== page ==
Canning, also known as "wet pack canning", is a food preservation method dating back to the French revolution. It allows one to preserve food for at least a year, although depending on the source it is said that properly home-canned food will last for decades.
The biggest reason for canning, as opposed to other food preservation methods, is that it yields ready-to-eat foods while being fairly low-tech, allowing it to be performed without any electronics or other modern equipment. Furthermore, canning is effective for preserving many types of food that others methods simply cannot preserve.
Water Bath Canning
Supplies & Equipment
Depending on the type of canning you are doing, the equipment and supplies you need will vary, but all methods require relatively simple gear.
- Jars or Cans will be required for all canning. Typically jars will be one of several brands of glass Mason jars, but many other types of glass jars can be used. You will also need lids and rings to seal the jars. Cans are also used, but typically require more equipment for processing and can only be used once. Cans do provide greater durability.
- Water Bath Canners are little more than pots with a wire-rack to protect the jars from moving around or touching the bottom of the pot. These canners can be used for high-acid foods (foods with a pH of 4.6 or lower) that don't need to be processed at the higher temperatures of foods that are lower in acidity(higher in pH).
- Pressure Canners are pots with sealable lids, pressure gauges, and pressure regulators that also have a wire rack to protect the jars. These canners can be used to can all foods as they will be able to process the food at 240F to 250F, which is required to safely can foods that are low acid foods.
Good quality, large pressure canners such as the All American can be used for both pressure canning and water bath canning. To use as a water bath canner do not attach the lid or allow it to make a seal. Leave the lid offset enough to allow for air flow.
How To Can
Canning is a relatively simple process that consists of just a few basic steps. Sterilize jars and lids with water, dishwasher or baking, prepare food to be canned (usually by boiling), pour the food into the jars and place the lids and rings on the jars, boils the jars in either a water bath or pressure canner for a certain length of time, remove the jars and allow them to cool. There are, however, more specific requirements for different types of foods and methods.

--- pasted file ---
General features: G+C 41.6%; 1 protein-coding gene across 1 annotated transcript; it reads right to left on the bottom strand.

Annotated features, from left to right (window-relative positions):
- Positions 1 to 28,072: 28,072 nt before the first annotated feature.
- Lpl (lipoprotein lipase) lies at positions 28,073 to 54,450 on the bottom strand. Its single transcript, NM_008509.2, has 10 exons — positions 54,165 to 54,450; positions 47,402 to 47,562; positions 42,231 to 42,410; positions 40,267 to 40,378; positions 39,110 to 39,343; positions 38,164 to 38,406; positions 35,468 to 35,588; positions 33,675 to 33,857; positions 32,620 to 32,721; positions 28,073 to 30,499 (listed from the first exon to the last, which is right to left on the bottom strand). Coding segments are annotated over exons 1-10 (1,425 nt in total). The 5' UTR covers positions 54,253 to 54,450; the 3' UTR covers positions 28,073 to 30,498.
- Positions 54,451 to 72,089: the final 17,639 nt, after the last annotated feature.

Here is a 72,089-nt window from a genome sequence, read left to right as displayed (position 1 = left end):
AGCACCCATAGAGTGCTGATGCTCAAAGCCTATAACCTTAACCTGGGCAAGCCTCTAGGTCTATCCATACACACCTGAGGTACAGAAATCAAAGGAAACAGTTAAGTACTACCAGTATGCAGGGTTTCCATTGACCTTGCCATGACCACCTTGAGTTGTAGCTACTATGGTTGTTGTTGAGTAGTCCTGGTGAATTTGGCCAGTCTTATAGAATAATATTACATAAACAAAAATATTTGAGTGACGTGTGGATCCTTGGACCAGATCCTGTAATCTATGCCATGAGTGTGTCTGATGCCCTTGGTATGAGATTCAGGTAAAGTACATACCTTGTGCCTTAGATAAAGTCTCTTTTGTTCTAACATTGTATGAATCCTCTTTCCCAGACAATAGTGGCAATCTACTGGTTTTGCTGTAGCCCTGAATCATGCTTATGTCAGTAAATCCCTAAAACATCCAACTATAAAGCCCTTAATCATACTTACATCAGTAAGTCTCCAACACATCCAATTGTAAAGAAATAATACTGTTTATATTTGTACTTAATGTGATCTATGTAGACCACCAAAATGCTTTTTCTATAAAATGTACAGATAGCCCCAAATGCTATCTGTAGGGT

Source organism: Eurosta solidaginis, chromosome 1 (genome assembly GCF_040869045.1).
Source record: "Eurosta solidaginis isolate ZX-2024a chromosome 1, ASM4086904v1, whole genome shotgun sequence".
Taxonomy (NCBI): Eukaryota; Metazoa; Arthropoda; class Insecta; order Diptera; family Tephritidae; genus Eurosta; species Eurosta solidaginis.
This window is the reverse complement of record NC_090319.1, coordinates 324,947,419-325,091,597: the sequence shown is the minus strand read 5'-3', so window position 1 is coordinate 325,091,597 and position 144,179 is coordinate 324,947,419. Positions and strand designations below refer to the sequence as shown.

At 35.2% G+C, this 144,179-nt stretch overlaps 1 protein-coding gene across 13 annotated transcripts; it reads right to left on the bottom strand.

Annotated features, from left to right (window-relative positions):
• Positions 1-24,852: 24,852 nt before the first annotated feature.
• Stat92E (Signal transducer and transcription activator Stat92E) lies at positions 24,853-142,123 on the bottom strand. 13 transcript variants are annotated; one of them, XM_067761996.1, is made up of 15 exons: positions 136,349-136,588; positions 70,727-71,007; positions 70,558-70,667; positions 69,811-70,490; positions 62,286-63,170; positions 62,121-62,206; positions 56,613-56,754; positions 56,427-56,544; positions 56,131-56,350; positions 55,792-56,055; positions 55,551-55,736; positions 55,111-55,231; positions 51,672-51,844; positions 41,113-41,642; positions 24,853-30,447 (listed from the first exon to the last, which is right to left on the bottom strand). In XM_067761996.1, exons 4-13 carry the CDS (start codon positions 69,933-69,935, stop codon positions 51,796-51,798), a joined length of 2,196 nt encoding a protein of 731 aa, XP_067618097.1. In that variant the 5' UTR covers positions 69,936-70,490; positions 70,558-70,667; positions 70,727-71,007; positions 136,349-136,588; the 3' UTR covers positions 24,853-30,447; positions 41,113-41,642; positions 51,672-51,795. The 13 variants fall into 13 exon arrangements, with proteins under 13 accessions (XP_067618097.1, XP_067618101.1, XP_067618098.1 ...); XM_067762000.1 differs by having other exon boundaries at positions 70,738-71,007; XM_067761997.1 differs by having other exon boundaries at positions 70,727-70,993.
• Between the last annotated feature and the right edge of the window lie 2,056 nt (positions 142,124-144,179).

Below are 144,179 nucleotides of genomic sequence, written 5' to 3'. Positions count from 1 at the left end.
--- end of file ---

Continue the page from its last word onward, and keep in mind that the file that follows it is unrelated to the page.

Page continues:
- Wash and rinse all of the jars that you will be using
- Inspect your jars for any defects and sterilize by boiling them in water, baking is not an acceptable method
- Sterilize your rings and lids in simmering water (180F), boiling could damage the seals
- Remove your jars from the water one at a time, empty the water from inside the jar, then fill with food (you will need a recipe to tell you how to properly prepare the food prior to canning as well as the appropriate amount of head space(the empty space between the lid and the top of the food).
- Remove bubbles from the food by agitating it with a non-metallic utensil, not all foods require this
- Wipe the rim clean and check it for any defects
- Place the lid and ring on the jar firmly
- Place the jar in the canner and process according to a recipe, if it water bath canner you will fill the canner to an inch above the jar lids and boil as directed by the recipe. If you are using a pressure canner there will only be 2 - 3 inches of water in the bottom of the canner and you will have to add the lid to the canner, exhaust the steam, and process for a specific time and pressure as directed by your canner's manual and your recipe.
Here are some tips and tidbits for canning.
- Add a little acid - sometimes it is better to be safe than sorry when canning and add a little acid such as lemon juice or ascorbic acid to your food to help kill off any unwanted bacteria or fungus.
- Use clean reusable lids (e.g. Tattler reusable canning lids) or new one-time use lids. Do not reuse lids intended for single use since they will not create a good seal.
- When pressure canning do not be a rush and try to remove pressure from the canner prematurely. Allow the canner to cool naturally so that the jars do not relieve themselves of pressure by letting the contents leak out of the jars.
Complications and Concerns
While canning is a relatively simple and easy process that has been performed for nearly two centuries, there are some serious health concerns to consider when canning.
- Botulism - Botulism is the biggest concern when canning. Unlike most bacteria and fungi botulism is resistant to heat, this is one reason why pressure canners are preferred as they allow a higher temperature than water bath canners.